• When an unruly, seven-foot-tall poster of Gypsy Rose Lee (Daryn Whitney Harrell) detached itself from a set piece and got left behind on the stage floor during the transition into “Rose’s Turn” on opening night of Porchlight Music Theatre’s Gypsy, and E. Faye Butler turned around, saw it lying on the stage, and decided to use it as her scene partner

  • The final moment of La Ruta, Isaac Gomez’s world premiere at Steppenwolf, with the all-Latina ensemble surrounding a grieving Sandra Delgado and lending her their strength through song


Reviews and other views

A Midsummer Night’s Dream (2018) at Chicago Shakespeare Theater. Photograph: Liz Lauren

At the Chicago Sun-Times, I reviewed Joe Dowling’s Chicago Shakespeare Theater remount of A Midsummer Night’s Dream, which I found cluttered and pandering:

Rather than trusting his audience to keep up with unadulterated Shakespeare, Dowling interpolates bits of modernized spectacle like he’s programming timeout entertainment at a Bulls game.

Read the whole thing here.


I returned to Dean Richards’ Sunday Morning on WGN Radio on Sunday, December 16 to talk about this very newsletter project, as well as plug some holiday shows worth seeing. And I stuck around after my segment as JQ and Pos of Q Brothers Christmas Carol joined Dean and me in the studio, leading to the mortifyingly wonderful experience of hearing JQ freestyle a verse about me. You can listen to the full audio here; my segment starts around the 42-minute mark.


Here in the newsletter, I reviewed the first production at Theo Ubique’s new home, a revival of The Full Monty:

In the current climate, The Full Monty’s retrograde machismo is extra cringey—and it’s not just Jerry’s dickish views on women; there’s also his blatant homophobia and casual racism. It’s hard to imagine how Theo Ubique artistic director Fred Anzevino thought this show was the best choice to christen his company’s brand new home… Monty is just poorly fitted to both this cultural moment and this company’s new digs. Theo Ubique needs to re-read the room, in multiple senses.

Shariba Rivers and Molly Southgate in The Winter Wolf. Photograph: Steven Townshend

Otherworld Theatre’s modest family folktale The Winter Wolf has much more charm to spare:

The wolf of Zettelmaier’s title is an eternal spirit, “time’s hunter,” who comes for those whose time it is to pass on. The wolf approaches the home of an assertive young girl named Cora one Christmas Eve, seeking out her ailing grandfather, but Cora tricks the wolf into a deal—or is Cora the one being tricked?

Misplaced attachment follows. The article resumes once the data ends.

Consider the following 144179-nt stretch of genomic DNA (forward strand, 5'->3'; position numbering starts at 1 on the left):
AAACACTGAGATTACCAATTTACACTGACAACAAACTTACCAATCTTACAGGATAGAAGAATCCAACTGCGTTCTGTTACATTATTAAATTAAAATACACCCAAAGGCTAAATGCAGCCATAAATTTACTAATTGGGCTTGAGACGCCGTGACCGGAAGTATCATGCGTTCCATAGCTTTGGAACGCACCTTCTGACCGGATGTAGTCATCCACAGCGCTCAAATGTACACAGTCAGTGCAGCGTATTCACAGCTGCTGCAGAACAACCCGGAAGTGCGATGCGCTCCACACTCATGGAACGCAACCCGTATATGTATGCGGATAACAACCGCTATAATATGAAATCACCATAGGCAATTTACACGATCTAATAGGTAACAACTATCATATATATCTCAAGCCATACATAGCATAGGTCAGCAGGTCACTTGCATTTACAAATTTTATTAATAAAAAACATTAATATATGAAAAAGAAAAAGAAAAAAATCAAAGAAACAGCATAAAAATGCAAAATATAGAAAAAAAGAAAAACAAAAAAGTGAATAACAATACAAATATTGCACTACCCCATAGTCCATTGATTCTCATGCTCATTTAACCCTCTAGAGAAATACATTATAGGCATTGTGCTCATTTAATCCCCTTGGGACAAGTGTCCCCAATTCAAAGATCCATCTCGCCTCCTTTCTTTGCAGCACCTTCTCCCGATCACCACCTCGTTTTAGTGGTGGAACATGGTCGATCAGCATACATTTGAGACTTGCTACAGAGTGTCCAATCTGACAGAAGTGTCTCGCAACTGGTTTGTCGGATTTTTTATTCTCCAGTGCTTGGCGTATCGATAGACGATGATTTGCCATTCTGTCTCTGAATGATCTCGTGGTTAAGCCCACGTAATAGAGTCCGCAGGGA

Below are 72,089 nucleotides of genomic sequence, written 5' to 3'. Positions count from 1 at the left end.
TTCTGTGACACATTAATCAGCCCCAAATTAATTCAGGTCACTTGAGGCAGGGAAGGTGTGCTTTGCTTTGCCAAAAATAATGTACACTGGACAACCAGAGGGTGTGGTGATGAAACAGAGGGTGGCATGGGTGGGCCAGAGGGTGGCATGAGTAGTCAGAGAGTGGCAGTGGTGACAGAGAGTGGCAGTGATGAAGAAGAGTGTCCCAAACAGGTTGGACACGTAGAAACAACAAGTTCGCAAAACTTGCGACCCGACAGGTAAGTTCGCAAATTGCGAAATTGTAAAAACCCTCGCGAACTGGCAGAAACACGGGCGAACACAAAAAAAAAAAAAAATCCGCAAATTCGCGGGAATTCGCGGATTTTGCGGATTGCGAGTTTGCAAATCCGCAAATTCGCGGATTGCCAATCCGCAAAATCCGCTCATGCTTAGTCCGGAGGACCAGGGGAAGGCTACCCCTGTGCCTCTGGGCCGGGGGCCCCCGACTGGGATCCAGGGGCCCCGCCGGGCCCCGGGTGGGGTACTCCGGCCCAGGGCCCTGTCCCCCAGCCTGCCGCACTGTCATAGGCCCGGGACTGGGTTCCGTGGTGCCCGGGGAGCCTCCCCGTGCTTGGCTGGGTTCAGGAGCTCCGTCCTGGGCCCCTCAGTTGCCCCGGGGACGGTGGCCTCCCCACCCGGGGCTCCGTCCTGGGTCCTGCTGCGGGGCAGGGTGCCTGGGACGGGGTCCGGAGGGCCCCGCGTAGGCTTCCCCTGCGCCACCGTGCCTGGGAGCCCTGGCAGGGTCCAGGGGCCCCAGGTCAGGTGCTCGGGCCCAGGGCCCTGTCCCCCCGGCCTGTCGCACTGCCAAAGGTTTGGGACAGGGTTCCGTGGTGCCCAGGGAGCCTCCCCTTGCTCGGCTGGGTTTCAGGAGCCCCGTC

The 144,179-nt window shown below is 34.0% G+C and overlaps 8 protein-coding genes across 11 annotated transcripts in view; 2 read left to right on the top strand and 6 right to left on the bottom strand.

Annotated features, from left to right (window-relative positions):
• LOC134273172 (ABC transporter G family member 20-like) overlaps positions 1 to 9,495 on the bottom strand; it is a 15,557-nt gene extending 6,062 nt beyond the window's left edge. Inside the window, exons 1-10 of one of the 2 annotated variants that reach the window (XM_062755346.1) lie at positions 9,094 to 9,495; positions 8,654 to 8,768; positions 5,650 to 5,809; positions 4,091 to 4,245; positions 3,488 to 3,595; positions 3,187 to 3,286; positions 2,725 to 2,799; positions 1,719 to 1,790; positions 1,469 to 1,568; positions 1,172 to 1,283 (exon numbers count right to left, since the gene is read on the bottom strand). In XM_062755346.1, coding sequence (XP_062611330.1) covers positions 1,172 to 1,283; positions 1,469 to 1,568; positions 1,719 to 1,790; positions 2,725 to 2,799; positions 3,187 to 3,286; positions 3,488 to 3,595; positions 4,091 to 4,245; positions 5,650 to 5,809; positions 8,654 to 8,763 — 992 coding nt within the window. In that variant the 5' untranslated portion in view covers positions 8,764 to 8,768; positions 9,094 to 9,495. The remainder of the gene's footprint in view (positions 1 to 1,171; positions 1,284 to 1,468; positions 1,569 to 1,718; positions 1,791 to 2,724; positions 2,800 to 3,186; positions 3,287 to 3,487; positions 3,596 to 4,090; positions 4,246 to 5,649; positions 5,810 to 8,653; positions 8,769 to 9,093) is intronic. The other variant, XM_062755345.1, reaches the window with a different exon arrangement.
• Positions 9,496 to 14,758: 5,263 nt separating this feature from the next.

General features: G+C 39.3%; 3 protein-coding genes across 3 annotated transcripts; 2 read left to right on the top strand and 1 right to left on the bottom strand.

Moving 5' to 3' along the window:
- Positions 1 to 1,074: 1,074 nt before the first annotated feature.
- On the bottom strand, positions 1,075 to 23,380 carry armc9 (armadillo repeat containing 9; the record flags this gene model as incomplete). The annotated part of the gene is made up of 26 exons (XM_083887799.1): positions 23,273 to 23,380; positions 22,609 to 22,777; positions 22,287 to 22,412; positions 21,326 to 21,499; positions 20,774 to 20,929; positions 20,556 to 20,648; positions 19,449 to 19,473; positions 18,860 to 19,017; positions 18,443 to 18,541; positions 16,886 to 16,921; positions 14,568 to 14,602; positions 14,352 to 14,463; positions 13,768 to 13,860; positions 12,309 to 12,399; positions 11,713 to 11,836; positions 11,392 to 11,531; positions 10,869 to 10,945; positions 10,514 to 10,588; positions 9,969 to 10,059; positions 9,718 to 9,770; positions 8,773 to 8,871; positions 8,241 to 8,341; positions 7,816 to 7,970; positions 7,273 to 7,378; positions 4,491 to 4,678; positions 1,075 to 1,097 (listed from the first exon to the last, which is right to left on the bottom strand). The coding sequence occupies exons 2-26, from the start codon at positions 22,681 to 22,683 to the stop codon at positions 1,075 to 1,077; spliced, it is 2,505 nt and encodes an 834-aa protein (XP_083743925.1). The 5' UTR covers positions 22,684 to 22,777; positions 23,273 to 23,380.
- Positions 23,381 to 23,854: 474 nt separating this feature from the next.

Sandra Delgado, front, and the cast of La Ruta. Photograph: Michael Brosilow

And the final big opening of the year, Isaac Gomez’s La Ruta at Steppenwolf, doesn’t bring much holiday cheer but does compellingly document a crisis just minutes south of the border:

A growing cluster of pink crosses erupts from the desert. Fliers with photos of missing women dot the city’s walls. Regina García’s set design evokes the grief and danger of Mexico’s Ciudad Juárez before Isaac Gomez’s powerful new play even begins… La Ruta, it’s clear, will treat its subject—the ongoing femicide epidemic in Juárez—with both the urgency and the complexity it demands.

Read the full reviews here and here.


What to see this week

The 2014 cast of Burning Bluebeard. Photograph: Evan Hanover

Burning Bluebeard. A few days after Christmas in 1903, a fire was sparked in the fly space of the Iroquois Theatre on Randolph Street, where the soon to be renamed Oriental Theatre now stands. A confluence of design flaws and unfortunate circumstances caused the flames to whoosh out into the house, where 600 audience members were killed. In Jay Torrence’s beautifully off-kilter 2011 piece inspired by that event, members of the cast of the show being performed that day—the Christmas panto Mr. Bluebeard—try in vain to prevent the tragedy after the fact. As I said in my original review seven years ago, “Torrence’s blistering excavation of the Iroquois Theatre disaster is alternately wistful, sidesplitting and chill-inducing.” Burning Bluebeard returns this week for just seven performances. Neo-Futurists, December 26–31

Gypsy Porchlight Music Theatre, through Dec 29

Q Brothers Christmas Carol Chicago Shakespeare Theater, through Dec 30

Rightlynd Victory Gardens Theater, through Dec 30

The Winter Wolf Otherworld Theatre, through Jan 6

Familiar Steppenwolf Theatre Company, through Jan 13

La Ruta Steppenwolf Theatre Company, through Jan 27


Thanks for reading! This is the free biweekly edition of Storefront Rebellion, a newsletter about Chicago theater by Kris Vire. You can subscribe for $6 a month or $60 a year to receive exclusive show reviews in your inbox.

Subscribe now

Send tips and feedback to kris@krisvire.com, and if you know someone you think would enjoy this newsletter, feel free to forward this to a friend.